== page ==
Amy Winehouse Cause of Death: “Unexplained”
Police issued a statement saying, “At this early stage it is being treated as unexplained and there have been no arrests in connection with the incident.”
Ever since officials pronounced Amy Winehouse dead, they have been “operating under the suspicion” it was a drug overdose that led to her demise.
However, there is no concrete proof of that … yet.
Scotland Yard said yesterday that, “Police were called by London Ambulance Service to a house in Camden Square NW1 shortly before 16.05 hours on Saturday 23 July, following reports of a woman found deceased.”
However, a TMZ report suggests that when paramedics arrived, there were still “signs of life,” although Amy died before she could be transported.
There is no information on who alerted the police.
The autopsy, originally scheduled for today, is now slated for Monday. It may show clearer signs of what killed Amy, but right now, we don’t know.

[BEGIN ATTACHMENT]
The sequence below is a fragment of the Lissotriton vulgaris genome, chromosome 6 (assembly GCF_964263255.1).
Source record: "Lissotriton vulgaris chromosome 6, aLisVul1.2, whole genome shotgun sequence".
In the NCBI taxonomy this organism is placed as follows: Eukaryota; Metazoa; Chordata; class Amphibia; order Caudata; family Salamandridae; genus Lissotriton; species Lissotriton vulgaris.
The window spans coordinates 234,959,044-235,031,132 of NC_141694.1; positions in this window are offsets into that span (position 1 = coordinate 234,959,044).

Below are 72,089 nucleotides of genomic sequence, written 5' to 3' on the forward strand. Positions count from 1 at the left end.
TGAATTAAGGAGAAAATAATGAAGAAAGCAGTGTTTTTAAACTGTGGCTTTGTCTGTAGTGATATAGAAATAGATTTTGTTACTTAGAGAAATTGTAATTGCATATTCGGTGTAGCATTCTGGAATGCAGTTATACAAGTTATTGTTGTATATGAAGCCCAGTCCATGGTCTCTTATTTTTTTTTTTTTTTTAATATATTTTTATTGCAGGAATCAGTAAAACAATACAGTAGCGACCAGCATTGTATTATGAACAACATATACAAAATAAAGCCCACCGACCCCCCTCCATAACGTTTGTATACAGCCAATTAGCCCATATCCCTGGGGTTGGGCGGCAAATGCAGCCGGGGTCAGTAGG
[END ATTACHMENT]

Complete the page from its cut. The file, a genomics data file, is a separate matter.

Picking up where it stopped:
It’s also unclear if any particular event triggered Amy’s demise, though some UK newspapers have pointed to a breakup with boyfriend Reg Traviss.
In any case, Winehouse had made a surprise appearance at The Roundhouse, an intimate music venue in London three days before she died.
She appeared briefly to support her goddaughter Dionne Bromfield, a young, talented singer in her own right, at an iTunes festival concert.
However, fans at the time tweeted that she had refused to take the microphone and appeared fragile and disheveled, stumbling on stage.
Amy recently canceled her own tour after a Serbian concert debacle. Clearly, she wasn’t well for months – if not years – prior to her death.